A Defense of Structural Injunctive Remedies in South African Law


This Article argues that the use of structural injunction remedies by South African courts is appropriate, and, in light of demonstrated government inaction, often necessary in order to give meaning to the protection of socio-economic rights, which is mandated by their Constitution. The Article draws upon numerous United States judicial decisions where structural injunctions have been successfully implemented to address systemic institutional inaction and violations of the equal protection and due process clauses of the United States Constitution. In numerous instances, the South African government has not acted to effectively give meaning to the socio-economic rights which were broadly declared by the South African Constitution. Because of this demonstrated inaction, structural injunctions orders make sense for South Africa courts to provide on-going supervision and require compliance with Constitutional mandates. Structural injunction orders are one tool that courts should use to help ensure that the socio-economic rights intended by the Constitution are realized by all South Africans.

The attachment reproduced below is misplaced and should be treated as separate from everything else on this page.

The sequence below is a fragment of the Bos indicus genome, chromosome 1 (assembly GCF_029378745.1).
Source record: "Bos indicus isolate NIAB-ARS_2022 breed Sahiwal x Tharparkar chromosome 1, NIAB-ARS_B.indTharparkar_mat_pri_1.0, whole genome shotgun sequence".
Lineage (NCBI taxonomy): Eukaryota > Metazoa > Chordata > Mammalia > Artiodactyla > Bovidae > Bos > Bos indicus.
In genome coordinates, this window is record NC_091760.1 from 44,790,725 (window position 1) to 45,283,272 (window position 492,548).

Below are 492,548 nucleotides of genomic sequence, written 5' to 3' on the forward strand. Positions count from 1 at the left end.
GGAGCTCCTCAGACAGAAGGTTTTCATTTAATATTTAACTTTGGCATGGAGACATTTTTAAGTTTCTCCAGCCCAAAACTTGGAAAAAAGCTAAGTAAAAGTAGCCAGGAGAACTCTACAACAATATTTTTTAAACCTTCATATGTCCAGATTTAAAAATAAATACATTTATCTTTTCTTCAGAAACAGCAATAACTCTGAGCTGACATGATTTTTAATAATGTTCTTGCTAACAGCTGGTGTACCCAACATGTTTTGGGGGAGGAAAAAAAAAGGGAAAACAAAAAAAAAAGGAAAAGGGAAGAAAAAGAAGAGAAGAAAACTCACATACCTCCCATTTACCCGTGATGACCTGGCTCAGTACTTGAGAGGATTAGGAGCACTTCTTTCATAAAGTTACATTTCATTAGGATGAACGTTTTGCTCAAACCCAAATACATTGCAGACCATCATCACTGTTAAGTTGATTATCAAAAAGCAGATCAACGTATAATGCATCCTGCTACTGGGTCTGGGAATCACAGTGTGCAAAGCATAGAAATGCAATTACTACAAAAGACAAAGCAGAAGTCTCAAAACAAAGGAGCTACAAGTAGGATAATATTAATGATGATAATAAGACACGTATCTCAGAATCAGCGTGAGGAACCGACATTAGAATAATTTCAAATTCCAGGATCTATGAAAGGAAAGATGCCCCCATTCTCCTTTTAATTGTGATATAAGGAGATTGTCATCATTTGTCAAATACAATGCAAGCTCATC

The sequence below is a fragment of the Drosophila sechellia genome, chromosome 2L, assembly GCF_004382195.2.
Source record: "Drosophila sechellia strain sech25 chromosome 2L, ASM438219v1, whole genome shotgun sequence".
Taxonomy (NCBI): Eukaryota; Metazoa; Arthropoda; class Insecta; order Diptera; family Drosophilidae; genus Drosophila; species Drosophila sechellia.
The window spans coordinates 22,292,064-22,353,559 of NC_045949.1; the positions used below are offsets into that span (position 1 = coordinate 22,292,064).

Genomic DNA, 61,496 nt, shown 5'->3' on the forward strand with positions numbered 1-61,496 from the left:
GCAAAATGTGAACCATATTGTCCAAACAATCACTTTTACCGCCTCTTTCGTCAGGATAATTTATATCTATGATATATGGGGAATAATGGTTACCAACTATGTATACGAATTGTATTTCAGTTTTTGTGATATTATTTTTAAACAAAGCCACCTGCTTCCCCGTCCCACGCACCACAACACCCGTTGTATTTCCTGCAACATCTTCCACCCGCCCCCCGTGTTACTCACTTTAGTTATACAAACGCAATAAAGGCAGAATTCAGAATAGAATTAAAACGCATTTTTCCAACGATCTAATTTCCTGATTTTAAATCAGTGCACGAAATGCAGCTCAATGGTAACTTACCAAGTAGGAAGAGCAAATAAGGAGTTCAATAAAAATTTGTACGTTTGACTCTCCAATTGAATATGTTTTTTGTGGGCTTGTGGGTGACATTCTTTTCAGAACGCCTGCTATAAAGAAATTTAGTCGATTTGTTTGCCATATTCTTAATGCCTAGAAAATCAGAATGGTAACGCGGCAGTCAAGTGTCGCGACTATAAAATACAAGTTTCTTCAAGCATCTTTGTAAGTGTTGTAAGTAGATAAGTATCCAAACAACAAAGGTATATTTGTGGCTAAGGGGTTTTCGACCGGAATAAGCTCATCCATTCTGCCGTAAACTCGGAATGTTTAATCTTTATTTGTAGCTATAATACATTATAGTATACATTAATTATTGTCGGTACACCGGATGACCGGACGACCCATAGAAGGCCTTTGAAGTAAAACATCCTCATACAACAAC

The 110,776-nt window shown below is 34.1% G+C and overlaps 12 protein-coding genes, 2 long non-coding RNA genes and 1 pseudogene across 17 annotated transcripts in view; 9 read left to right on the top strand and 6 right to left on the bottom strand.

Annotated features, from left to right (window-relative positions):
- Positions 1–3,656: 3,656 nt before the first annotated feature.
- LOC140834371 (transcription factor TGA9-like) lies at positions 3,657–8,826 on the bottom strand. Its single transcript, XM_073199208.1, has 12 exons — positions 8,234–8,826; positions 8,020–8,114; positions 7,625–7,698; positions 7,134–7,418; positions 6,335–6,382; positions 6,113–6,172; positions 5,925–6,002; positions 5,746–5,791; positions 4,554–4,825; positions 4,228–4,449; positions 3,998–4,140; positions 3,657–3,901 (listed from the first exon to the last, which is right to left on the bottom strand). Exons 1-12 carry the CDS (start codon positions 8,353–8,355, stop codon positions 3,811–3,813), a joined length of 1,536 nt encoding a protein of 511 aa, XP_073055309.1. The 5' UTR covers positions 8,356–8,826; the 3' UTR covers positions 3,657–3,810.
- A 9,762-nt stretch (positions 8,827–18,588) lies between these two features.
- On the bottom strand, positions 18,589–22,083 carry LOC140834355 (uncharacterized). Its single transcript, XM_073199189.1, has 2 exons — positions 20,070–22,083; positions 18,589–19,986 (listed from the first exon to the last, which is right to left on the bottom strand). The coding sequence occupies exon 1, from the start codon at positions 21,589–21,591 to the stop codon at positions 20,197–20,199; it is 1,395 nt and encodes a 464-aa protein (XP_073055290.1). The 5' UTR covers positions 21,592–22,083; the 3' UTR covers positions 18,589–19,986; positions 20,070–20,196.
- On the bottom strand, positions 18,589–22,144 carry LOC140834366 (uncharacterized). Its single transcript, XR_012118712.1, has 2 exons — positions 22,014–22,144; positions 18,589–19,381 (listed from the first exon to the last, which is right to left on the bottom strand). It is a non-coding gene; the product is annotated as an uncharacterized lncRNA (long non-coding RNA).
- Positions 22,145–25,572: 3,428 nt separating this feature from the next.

Civil Rights and Discrimination | Comparative and Foreign Law | Courts | Human Rights Law | International Law | Judges | Jurisdiction | Jurisprudence | Law and Society | Legal Remedies

Date of this Version

September 2006